Economic growth can be enhanced by investment in capital, such as more or better machinery. A low interest rate implies that firms can borrow money to invest in their capital stock and pay less interest for it. Lowering the interest is therefore considered to encourage economic growth and is often used to alleviate times of low economic growth. On the other hand, raising the interest rate is often used in times of high economic growth as a contra-cyclical device to keep the economy from overheating and avoid market bubbles.

Further goals of monetary policy are stability of interest rates, of the financial market, and of the foreign exchange market. Goals frequently cannot be separated from each other and often conflict. Costs must therefore be carefully weighed before policy implementation.

Climate change

In the aftermath of the Paris agreement on climate change, a debate is now underway on whether central banks should also pursue environmental goals as part of their activities. In 2017, eight central banks formed the Network for Greening the Financial System (NGFS) [47] to evaluate the way in which central banks can use their regulatory and monetary policy tools to support climate change mitigation. Today more than 70 central banks are part of the NGFS. [48]

In January 2020, the European Central Bank has announced [49] it will consider climate considerations when reviewing its monetary policy framework.

Proponents of "green monetary policy" are proposing that central banks include climate-related criteria in their collateral eligibility frameworks, when conducting asset purchases and also in their refinancing operations. [50] But critics such as Jens Weidmann are arguing it is not central banks' role to conduct climate policy. [51] China is among the most advanced central banks when it comes to green monetary policy. [52] It has given green bonds preferential status to lower their yield [53] and uses window policy to direct green lending. [54]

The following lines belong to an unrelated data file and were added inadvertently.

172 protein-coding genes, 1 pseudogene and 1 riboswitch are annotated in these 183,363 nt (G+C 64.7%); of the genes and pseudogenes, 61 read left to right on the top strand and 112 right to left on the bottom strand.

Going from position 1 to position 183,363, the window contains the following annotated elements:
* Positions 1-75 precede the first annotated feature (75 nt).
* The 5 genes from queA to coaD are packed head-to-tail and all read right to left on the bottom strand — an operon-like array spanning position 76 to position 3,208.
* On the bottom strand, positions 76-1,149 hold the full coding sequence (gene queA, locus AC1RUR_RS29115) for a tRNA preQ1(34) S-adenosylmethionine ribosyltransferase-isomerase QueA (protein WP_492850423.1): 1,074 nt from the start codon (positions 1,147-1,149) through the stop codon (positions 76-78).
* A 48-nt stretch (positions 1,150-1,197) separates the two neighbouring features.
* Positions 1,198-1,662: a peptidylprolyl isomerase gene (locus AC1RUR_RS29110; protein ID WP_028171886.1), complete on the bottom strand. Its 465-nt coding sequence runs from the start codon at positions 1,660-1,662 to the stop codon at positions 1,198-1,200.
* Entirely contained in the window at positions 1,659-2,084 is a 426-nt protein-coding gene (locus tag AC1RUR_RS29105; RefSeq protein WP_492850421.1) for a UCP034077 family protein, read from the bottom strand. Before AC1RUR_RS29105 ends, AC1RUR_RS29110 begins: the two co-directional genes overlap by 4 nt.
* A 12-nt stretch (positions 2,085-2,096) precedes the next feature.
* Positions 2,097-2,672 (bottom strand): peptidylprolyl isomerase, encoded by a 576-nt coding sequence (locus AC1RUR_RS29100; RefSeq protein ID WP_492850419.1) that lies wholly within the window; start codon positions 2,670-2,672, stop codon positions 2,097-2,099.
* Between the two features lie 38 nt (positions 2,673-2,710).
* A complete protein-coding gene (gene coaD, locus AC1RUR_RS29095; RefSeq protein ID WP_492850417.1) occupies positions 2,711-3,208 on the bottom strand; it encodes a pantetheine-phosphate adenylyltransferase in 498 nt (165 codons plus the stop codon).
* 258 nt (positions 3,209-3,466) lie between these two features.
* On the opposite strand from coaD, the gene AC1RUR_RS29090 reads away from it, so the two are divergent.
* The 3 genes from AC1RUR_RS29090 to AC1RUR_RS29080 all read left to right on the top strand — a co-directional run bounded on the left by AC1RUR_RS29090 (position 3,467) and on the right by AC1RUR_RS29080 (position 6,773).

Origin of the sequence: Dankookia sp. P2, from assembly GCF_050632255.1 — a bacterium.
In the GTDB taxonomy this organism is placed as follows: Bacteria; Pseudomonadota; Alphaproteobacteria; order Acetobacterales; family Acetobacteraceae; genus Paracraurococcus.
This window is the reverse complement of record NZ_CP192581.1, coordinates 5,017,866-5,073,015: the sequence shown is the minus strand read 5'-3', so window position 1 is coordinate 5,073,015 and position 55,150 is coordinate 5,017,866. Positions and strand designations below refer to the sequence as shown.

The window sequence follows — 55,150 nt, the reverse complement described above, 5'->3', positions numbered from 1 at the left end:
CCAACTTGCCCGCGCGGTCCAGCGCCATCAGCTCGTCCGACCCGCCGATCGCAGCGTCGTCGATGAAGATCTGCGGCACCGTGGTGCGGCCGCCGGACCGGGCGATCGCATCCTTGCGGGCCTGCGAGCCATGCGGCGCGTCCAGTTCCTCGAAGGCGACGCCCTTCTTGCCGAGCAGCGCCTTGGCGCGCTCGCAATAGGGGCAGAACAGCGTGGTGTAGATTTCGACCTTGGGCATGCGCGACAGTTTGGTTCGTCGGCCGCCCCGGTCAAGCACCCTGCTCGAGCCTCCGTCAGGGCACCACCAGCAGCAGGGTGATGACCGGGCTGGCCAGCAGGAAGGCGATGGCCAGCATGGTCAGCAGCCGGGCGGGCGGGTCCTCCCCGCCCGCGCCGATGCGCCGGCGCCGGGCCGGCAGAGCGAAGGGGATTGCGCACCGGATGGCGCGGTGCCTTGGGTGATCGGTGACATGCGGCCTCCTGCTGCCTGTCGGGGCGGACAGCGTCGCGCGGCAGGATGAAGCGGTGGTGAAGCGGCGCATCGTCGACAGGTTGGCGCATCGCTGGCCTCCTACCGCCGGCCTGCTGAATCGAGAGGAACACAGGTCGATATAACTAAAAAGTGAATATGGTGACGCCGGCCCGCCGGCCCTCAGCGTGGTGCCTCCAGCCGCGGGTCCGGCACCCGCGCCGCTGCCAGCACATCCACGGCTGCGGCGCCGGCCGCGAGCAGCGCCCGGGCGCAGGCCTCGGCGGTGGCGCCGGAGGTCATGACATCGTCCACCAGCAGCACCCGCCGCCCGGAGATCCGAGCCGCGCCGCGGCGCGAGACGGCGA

The implications of potential stranded assets in the economy highlights one example of the embedded transition risk to climate change with potential cascade effects throughout the financial system. [55] [56] [57] In response, four broad types of interventions including methodology development, investor encouragement, financial regulation and policy toolkits have been adopted by or suggested for central banks. [18]

Achieving the 2°C threshold revolve in part around the development of climate-aligned financial regulations. A significant challenge lies in the lack of awareness among corporations and investors, driven by poor information flow and insufficient disclosure. [18] To address this issue, regulators and central banks are promoting transparency, integrated reporting, and exposure specifications, with the goal of promoting long-term, low-carbon emission goals, rather than short-term financial objectives. [18] [58] These regulations aim to assess risk comprehensively, identifying carbon-intensive assets and increasing their capital requirements. This should result in high-carbon assets becoming less attractive while favoring low-carbon assets, which have historically been perceived as high-risk, and low volatility investment vehicles. [18] [59] [60]

Quantitative easing is a potential measure that could be applied by Central banks to achieve a low-carbon transition. [18] Although there is a historical bias toward high-carbon companies, included in Central banks portfolios due to their high credit ratings, innovative approaches to quantitative easing could invert this trend to favor low-carbon assets. [18] [61] [62]